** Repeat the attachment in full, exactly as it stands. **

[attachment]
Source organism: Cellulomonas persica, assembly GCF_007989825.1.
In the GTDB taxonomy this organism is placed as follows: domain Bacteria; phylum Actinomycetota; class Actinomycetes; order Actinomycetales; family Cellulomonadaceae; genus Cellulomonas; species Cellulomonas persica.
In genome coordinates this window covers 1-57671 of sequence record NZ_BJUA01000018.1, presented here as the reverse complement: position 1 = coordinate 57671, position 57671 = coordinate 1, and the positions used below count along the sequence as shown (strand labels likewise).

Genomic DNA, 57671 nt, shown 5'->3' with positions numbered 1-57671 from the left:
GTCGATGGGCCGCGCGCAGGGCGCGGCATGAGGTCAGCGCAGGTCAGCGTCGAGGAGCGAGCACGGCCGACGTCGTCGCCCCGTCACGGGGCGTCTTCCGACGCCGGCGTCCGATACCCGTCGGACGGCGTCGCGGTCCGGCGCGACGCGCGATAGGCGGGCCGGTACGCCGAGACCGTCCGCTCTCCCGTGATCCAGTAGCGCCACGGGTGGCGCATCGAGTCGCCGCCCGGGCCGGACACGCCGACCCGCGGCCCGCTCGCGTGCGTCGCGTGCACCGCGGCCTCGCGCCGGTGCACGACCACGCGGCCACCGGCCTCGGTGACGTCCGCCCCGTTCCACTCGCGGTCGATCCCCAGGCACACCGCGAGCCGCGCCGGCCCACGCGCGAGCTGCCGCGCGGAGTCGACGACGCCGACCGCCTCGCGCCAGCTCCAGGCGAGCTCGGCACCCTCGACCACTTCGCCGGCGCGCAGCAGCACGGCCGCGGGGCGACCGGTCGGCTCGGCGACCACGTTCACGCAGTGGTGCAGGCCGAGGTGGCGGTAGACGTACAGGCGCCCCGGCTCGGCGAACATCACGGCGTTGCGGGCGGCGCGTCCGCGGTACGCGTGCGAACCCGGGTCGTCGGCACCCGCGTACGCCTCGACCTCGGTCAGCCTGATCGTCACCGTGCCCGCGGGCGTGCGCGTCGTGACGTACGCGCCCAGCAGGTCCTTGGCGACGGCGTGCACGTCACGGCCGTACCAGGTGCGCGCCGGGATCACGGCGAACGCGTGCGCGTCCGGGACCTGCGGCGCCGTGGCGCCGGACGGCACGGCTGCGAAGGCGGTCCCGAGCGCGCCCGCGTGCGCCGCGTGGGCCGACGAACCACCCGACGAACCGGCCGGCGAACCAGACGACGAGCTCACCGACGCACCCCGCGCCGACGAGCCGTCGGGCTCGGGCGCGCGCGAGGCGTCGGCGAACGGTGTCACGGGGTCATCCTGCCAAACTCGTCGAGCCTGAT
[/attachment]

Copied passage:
Source organism: Cellulomonas persica, assembly GCF_007989825.1.
In the GTDB taxonomy this organism is placed as follows: domain Bacteria; phylum Actinomycetota; class Actinomycetes; order Actinomycetales; family Cellulomonadaceae; genus Cellulomonas; species Cellulomonas persica.
In genome coordinates this window covers 1-57671 of sequence record NZ_BJUA01000018.1, presented here as the reverse complement: position 1 = coordinate 57671, position 57671 = coordinate 1, and the positions used below count along the sequence as shown (strand labels likewise).

Genomic DNA, 57671 nt, shown 5'->3' with positions numbered 1-57671 from the left:
GTCGATGGGCCGCGCGCAGGGCGCGGCATGAGGTCAGCGCAGGTCAGCGTCGAGGAGCGAGCACGGCCGACGTCGTCGCCCCGTCACGGGGCGTCTTCCGACGCCGGCGTCCGATACCCGTCGGACGGCGTCGCGGTCCGGCGCGACGCGCGATAGGCGGGCCGGTACGCCGAGACCGTCCGCTCTCCCGTGATCCAGTAGCGCCACGGGTGGCGCATCGAGTCGCCGCCCGGGCCGGACACGCCGACCCGCGGCCCGCTCGCGTGCGTCGCGTGCACCGCGGCCTCGCGCCGGTGCACGACCACGCGGCCACCGGCCTCGGTGACGTCCGCCCCGTTCCACTCGCGGTCGATCCCCAGGCACACCGCGAGCCGCGCCGGCCCACGCGCGAGCTGCCGCGCGGAGTCGACGACGCCGACCGCCTCGCGCCAGCTCCAGGCGAGCTCGGCACCCTCGACCACTTCGCCGGCGCGCAGCAGCACGGCCGCGGGGCGACCGGTCGGCTCGGCGACCACGTTCACGCAGTGGTGCAGGCCGAGGTGGCGGTAGACGTACAGGCGCCCCGGCTCGGCGAACATCACGGCGTTGCGGGCGGCGCGTCCGCGGTACGCGTGCGAACCCGGGTCGTCGGCACCCGCGTACGCCTCGACCTCGGTCAGCCTGATCGTCACCGTGCCCGCGGGCGTGCGCGTCGTGACGTACGCGCCCAGCAGGTCCTTGGCGACGGCGTGCACGTCACGGCCGTACCAGGTGCGCGCCGGGATCACGGCGAACGCGTGCGCGTCCGGGACCTGCGGCGCCGTGGCGCCGGACGGCACGGCTGCGAAGGCGGTCCCGAGCGCGCCCGCGTGCGCCGCGTGGGCCGACGAACCACCCGACGAACCGGCCGGCGAACCAGACGACGAGCTCACCGACGCACCCCGCGCCGACGAGCCGTCGGGCTCGGGCGCGCGCGAGGCGTCGGCGAACGGTGTCACGGGGTCATCCTGCCAAACTCGTCGAGCCTGAT